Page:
Monday, June 20, 2011

Bubble Economics (Whose Bubble Was It?)

I read an excellent piece about bubble economics by Jonah Lehrer in Wired, received via BigThink.

A couple of aspects of bubble dynamics that aren't part of the public discussion, or are discussed too little (more about the why below):

1. Narrower concentration of larger and larger pools of investable wealth (investable = excess wealth beyond necessary living costs) creates greater instability, as was proven during the volatile "gilded age" prior to the creation of correcting regulations and moderating bodies under both Roosevelts and other presidents. Narrower competing investor groups tend to see-saw markets more quickly and pit too much investable capital against too few plausible investments.

2. Bubbles are bound to emerge when there is a rush to scoop up limited plausible investments, and plausible investments are bound to be fewer when the consumer market is relatively impoverished or has a weaker growth of income per rising necessary costs, as occurred post 1980.

3. Consumer incomes will reach a critical point when their income is rising more slowly than necessary costs (food, fuel, housing, education, healthcare). That critical point was delayed but made more critical by access to credit, and the cynical manipulation of that credit.

4. When the worker/consumer economy flags and there is no effort to counter that weakness, what does the investment class do? Does it take its enormous income rises and tax cuts and invest in goods and services (jobs) here in the U.S.? No. They have every motivation to hold (as they are now holding trillions) and wait for further depression of wages; they will also hold rather than invest in production where demand is slack. They will instead invest in other markets, like Asia and South America, which is what is happening now. (It's ironic how they manage to do so while wrapping themselves in the flag.)

5. Is it fair to call this recent bubble a middle class housing bubble? I don't think so. It didn't burst; it deflated. Promised prosperity stopped materializing. The middle class and working class economy stopped getting air in the form of wage and income rises. Wages and incomes ceased to be robust enough to enlarge the economy. Housing costs continued to rise based upon demand (partly demand for credit access and the added usefulness of real estate as collateral), based upon expectations workers were fed, empty cheerleading by economists about an economy the working class had been shut out of. Bubbles are filled by excess income. The working and middle classes have had lagging incomes for thirty years, so it wasn't their bubble.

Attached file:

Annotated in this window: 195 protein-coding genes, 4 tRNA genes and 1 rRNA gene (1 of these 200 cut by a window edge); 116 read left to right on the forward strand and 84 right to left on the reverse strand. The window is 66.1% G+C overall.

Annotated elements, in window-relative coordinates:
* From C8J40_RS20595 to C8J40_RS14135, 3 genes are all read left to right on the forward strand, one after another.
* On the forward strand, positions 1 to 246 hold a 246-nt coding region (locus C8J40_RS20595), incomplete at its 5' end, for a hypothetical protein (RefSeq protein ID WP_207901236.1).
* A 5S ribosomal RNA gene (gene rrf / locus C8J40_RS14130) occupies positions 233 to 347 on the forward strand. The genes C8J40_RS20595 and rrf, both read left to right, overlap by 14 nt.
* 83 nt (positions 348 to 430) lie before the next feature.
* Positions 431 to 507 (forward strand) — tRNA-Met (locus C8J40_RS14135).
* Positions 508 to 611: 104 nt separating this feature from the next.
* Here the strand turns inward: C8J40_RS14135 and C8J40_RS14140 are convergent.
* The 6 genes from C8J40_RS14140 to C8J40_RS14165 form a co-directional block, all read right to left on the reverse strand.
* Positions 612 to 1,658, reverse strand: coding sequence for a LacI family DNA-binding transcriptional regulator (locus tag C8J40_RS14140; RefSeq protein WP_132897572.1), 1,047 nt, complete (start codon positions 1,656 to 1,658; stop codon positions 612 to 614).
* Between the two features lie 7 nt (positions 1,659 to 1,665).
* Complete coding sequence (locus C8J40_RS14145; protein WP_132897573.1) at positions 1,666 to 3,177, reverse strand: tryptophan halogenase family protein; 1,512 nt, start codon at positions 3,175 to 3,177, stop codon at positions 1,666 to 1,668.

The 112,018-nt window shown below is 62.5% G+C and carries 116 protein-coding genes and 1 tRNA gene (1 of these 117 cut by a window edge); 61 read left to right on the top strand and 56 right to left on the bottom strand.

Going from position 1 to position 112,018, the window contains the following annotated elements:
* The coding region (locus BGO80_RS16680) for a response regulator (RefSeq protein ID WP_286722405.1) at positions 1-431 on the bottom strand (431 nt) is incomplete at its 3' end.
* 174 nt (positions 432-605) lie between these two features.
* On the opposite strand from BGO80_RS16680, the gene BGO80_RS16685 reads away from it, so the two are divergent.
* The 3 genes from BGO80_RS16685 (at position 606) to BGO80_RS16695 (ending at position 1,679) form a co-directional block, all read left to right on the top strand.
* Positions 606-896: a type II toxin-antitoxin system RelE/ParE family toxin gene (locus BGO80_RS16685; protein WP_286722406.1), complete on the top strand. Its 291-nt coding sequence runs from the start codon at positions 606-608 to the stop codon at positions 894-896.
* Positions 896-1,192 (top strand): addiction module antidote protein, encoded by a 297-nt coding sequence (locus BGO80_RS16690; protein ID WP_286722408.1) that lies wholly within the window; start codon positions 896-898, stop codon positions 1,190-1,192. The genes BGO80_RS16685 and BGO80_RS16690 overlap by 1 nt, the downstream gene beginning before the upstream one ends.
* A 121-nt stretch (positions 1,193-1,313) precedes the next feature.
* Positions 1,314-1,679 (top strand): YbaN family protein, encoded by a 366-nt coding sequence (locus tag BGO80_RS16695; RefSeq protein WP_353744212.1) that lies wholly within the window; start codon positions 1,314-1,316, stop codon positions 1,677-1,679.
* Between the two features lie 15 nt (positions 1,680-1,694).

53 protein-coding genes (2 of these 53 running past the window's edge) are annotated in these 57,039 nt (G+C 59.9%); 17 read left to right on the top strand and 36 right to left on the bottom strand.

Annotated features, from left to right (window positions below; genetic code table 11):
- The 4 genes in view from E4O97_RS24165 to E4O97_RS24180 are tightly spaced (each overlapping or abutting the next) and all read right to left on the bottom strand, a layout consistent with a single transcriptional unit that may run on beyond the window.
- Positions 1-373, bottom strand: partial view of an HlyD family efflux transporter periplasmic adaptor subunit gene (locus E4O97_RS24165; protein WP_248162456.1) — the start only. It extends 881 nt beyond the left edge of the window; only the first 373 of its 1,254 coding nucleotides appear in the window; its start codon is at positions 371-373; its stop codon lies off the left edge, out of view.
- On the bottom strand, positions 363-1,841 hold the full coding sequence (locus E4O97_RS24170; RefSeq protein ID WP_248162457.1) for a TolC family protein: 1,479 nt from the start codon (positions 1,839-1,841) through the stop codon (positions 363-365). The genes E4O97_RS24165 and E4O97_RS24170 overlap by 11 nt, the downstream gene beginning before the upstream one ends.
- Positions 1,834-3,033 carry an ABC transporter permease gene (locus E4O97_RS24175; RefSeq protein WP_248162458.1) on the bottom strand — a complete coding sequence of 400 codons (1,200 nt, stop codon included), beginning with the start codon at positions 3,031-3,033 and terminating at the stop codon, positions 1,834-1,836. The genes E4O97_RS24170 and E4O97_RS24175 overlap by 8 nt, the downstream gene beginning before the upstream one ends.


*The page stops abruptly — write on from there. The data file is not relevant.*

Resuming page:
6. I think another critical point was reached when baby boomers began shifting retirement savings out of equity markets into treasuries and other safer or more arcane securities (gold, real estate, newer magical financial instruments).

7. Lehrer's description of herd behavior is apt. What I don't hear discussed is the basic counterbalancing role of government, to invest and regulate countercyclically. A more apt analogy than tulips and fads would be the familiar model of the overloaded Indonesian ferryboat, where the near swamping on one side will cause a sudden and catastrophic rush to the opposite side of the vessel and a rapid capsizing. Economies need large institutions with no profit motive or profit requirement to act countercyclically. IN A RECESSION THE LAST THING YOU WANT GOVERNMENT TO DO IS SPEND LESS. Everyone else is spending less. To get out of recession government needs to counter that natural thrift instinct and spend more. I hear no one saying this. I hear no one speaking about the key countercyclical responsibility of government. In a healthy economy public and private institutions would know that role and fill it.

8. I can only assume that the guiding motive of the powers on Wall Street who are controlling the American economy isn't to right the economy and keep it seaworthy; it's to jettison more people, to swamp more lives, to lower wages, to panic small investors out and purchase their holdings cheap, too offload American capital and invest it elsewhere. (Borrowing a scenario from Germany in the 1930s, to invite the oppressed to sell their goods to their captors dead cheap. Where they are going they won't need their things.) I think the Republicans and their clients have exactly the economy they wanted. They are safe and dry and they find it easier to deal with other parties who are treading water.

I notice this. I don't read it being reported. I don't hear it being discussed. I write about this. But who am I? I am not an economist. I am a writer. Economists know which side their bread is buttered on. Controlling the incomes of a mandarin class allows concentrated wealth to shape the public mind and the public conversation how they like.

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